JL: Impersonating Nina Simone is a job that I wish on nobody. Nina is a powerful figure, and more complex than any of us will ever understand. Even those who I've interviewed speak about all these different sides and personalities that I'm not sure anyone could ever capture completely. I think it would take an actress of tremendous experience and acting chops to even begin to take on that role. My best suggestion would be Alfre Woodard, who has proven herself throughout many decades as an extremely strong actor. I would also suggest Viola Davis or Lorraine Toussaint. No prosthetics or dark-skinned makeup would be needed for any of these actors — elements that are a distraction and make a caricature of Nina Simone. It goes without saying that Hollywood has a history of casting lighter-skin actors, and Nina even felt that her dark skin and wider nose were obstacles throughout much of her life, including the reason she was never featured on the cover of a magazine, like Aretha Franklin and Diana Ross, her lighter-skinned contemporaries.
There are also plenty of young women who I feel truly "get" Nina (like India Arie) and could potentially capture Nina's height of artistry in the 1960s. However, I think it's important to recognize that this biopic chose to portray Nina in the 1990s, the final decade of her life when Nina was in her 60s. In the controversy over the black-face makeup, prosthetics and casting choice, this is scarcely being mentioned in the press, and this is my larger issue with the film. While I believe Clifton Henderson (whose story "Nina" is loosely based upon) had good intentions when he first began caring for Nina, he ended up isolating her from friends and family, over-medicating her, and taking large percentages of her payments. This is not an uncommon ending for many celebrities of a certain era, and perhaps an interesting story if Nina had not had six other decades of phenomenal musical accomplishments, civil rights stands, and been a symbol for so many people of freedom, pride and artistry. To overlook these moments in favor of sensational drama like Nina brandishing a gun and throwing champagne bottles is not only an insult to her very rich and complex life, but is a blatant white-washing of her achievements as a black woman in 20th century America. It exposes the deep ignorance of the cast, director and production team. Having read the script for the film four years ago, I can say that anyone involved in the production was deeply aware of the choices they were making with this production and should be held responsible.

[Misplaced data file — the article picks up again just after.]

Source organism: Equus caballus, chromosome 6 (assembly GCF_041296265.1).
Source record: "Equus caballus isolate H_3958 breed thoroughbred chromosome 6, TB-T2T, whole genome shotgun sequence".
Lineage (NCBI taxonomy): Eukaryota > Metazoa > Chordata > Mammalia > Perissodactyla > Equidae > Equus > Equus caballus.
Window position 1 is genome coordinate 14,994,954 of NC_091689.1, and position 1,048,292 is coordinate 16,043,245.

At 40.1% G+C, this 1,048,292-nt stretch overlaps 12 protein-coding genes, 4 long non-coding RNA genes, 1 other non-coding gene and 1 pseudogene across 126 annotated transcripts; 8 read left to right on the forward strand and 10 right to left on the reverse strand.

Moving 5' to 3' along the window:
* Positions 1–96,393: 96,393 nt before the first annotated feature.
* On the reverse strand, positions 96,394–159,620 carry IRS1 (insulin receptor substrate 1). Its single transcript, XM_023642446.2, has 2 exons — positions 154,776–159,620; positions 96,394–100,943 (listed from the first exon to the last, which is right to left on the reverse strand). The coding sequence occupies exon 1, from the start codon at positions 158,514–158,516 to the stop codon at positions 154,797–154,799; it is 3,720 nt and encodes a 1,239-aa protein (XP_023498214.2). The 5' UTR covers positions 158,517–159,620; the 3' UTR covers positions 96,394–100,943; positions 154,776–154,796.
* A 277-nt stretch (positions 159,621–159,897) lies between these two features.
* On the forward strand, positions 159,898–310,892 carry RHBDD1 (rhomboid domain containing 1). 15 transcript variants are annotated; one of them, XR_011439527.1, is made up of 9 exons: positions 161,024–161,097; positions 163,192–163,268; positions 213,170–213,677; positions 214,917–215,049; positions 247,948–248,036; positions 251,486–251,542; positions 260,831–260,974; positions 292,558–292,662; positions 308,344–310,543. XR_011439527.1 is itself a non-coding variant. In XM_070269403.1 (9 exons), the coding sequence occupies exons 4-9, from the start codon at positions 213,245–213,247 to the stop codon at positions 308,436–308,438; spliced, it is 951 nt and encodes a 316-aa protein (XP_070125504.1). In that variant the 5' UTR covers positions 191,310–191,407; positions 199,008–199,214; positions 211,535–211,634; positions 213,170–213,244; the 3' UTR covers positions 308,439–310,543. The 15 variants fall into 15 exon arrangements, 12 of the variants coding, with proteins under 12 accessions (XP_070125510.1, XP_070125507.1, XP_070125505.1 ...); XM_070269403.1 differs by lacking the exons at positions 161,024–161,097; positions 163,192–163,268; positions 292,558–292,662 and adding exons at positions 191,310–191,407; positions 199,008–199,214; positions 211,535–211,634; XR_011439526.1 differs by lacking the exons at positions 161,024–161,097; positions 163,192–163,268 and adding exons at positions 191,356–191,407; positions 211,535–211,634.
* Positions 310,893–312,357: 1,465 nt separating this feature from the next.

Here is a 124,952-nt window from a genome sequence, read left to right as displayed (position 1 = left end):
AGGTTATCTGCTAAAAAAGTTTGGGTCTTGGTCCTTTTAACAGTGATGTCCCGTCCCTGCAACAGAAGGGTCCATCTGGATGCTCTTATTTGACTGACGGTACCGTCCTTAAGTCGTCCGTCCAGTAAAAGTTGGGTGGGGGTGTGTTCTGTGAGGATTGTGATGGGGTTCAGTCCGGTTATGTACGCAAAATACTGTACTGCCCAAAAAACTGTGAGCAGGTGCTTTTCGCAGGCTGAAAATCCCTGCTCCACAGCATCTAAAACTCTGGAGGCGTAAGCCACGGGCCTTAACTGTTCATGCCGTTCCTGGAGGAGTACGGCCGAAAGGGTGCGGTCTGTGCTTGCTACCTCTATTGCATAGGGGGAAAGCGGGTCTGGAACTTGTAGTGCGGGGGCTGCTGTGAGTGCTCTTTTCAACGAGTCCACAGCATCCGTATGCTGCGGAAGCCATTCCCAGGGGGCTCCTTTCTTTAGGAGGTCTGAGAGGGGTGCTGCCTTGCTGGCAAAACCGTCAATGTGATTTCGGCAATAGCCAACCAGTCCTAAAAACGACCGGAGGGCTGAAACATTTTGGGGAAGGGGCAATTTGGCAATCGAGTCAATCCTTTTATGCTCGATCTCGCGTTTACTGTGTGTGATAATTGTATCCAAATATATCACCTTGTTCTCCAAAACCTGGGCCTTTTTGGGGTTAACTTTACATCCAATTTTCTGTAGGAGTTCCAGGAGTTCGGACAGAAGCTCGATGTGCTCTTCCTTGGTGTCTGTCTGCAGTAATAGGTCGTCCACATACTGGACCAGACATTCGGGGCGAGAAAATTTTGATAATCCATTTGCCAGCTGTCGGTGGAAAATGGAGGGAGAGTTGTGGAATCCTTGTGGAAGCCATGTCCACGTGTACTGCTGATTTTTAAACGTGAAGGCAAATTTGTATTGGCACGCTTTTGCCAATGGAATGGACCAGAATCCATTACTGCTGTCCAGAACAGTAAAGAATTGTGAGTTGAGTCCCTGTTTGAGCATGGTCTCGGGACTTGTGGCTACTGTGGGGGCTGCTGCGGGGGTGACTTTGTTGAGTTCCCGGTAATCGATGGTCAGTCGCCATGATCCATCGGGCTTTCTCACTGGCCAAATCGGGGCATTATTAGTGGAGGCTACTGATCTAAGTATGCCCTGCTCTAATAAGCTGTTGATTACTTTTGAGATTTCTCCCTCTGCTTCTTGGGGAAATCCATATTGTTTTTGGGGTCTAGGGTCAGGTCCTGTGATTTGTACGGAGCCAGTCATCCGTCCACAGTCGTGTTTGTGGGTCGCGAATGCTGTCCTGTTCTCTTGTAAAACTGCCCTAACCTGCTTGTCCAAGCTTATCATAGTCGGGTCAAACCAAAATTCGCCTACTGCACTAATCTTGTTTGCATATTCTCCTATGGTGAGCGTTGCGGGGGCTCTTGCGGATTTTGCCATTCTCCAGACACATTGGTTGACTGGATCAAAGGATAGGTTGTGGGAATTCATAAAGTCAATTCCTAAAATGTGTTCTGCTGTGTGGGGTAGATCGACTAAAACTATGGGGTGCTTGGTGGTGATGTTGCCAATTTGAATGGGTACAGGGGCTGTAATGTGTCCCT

I love narrative films and have seen great films that portray real people. However, I think the only person who should be playing Nina is Nina. Her story is not fit for the condensing and sensationalizing that are part of the formulaic approach to conventional Hollywood biopics. Nina's story and genius lives on in her performance clips, and anyone who truly wants to know the real Nina should see the real person as told by over 50 of her friends, family, band members, lovers and fellow activists in The Amazing Nina Simone. I say this not as the director of the film, but as a fan.